Students are required to study the following five areas of knowledge.

  • History
  • The human sciences
  • The natural sciences
  • The arts
  • Mathematics



Students are required to complete two assessment tasks.

  • TOK exhibition (internally assessed)
  • TOK essay on a prescribed title (externally assessed)


Total minimum teaching hours


Knowledge Questions

How will you develop the knowledge, understanding and skills to complete these two parts?

Above is guidance on how your TOK journal is to be structured and some examples of particularly good ones.

ISS organises a TOK journal where you will be given opportunities to reflect on different aspects of your learning in TOK. This will form part of your overall e-portfolio and you will be given prompts regularly by your TOK teacher for reflection and discussions

Questioning knowledge-what does that mean?

Above is a link to student and teacher resources on the knowledge questions that will arrive our learning.

The TOK curriculum centres around the exploration of knowledge questions. Knowledge questions are crucial to effective TOK discussions as they help to make sure that students are focusing on questions about knowledge itself and about how we know things. Knowledge questions help students to move beyond subject-specific questions or specific real-life situations into the realm of TOK.

Knowledge questions are questions about knowledge—about how knowledge is produced, acquired, shared and used; what it is and what it is not; who has it and who does not; and who decides the answers to these questions. Instead of focusing on subject-specific content or specific examples, students focus on how knowledge is constructed and evaluated. In this sense, knowledge questions are distinct from many of the questions that students encounter in their other subjects.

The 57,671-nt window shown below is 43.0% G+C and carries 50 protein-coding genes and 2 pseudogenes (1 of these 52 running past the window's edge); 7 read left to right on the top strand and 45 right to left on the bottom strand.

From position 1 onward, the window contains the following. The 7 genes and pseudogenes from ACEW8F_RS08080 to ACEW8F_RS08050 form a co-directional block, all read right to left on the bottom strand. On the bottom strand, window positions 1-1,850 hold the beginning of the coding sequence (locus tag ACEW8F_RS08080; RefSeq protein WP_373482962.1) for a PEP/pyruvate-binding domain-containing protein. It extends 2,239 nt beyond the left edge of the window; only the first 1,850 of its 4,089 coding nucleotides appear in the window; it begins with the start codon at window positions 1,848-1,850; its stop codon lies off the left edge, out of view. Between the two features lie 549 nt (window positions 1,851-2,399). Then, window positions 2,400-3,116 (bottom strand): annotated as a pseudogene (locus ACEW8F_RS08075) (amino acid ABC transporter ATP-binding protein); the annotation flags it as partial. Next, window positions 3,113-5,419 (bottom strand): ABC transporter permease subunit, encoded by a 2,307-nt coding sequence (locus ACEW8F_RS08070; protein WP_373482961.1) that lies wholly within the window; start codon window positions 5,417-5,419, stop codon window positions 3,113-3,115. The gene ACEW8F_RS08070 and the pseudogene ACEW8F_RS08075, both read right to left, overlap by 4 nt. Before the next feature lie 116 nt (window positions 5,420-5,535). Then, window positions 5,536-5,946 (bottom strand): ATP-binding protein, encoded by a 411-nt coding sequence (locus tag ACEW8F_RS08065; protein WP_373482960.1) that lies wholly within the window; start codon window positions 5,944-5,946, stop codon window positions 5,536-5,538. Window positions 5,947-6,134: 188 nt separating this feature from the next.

Knowledge questions are contestable in that there are a number of plausible answers to them. Dealing with these open contestable questions is a key feature of TOK, although some students can find the lack of a single “right” answer slightly disorienting. In TOK discussions, it is perfectly conceivable that answers to a question may differ—what matters is that the analysis is thorough, accurate and effectively supported by examples and evidence.

Knowledge questions also draw on TOK concepts and terminology, rather than using subject-specific terminology or specific examples. Knowledge questions draw on central TOK concepts such as evidence, certainty, values, and interpretation.

Core theme: Knowledge and the knower

Link to Resources

Link to Optional Themes

How will you develop the knowledge, understanding and skills to complete these two parts?

The core theme—knowledge and the knower—provides an opportunity for students to reflect on what shapes their perspective as a knower, where their values come from, and how they make sense of, and navigate, the world around them.

Importantly, this theme does not focus exclusively on the individual knower. It also considers aspects such as the impact of the different communities of knowers to which we belong, and how knowledge is constructed, critically examined, evaluated and renewed by communities and individuals. This includes reflection on how our interactions with others and with the material world shape our knowledge.

This theme encourages careful and critical consideration of claims, provoking students to reflect on how we distinguish between claims that are contestable and claims that are not. It highlights the importance of not simply accepting claims at face value, and then explores how this can be reconciled with a recognition that many situations require us to make decisions without possessing absolute certainty.

The core theme has been explicitly designed to provide rich opportunities for teachers and students to make links to the IB learner profile. Students are encouraged to consider both the power and the limitations of the tools that they have at their disposal as knowers and thinkers, and to become more aware of their own biases and assumptions. They could also consider what it really means to be open-minded or consider the importance of caring about how knowledge is used and controlled.

Academic Honesty

Media Resources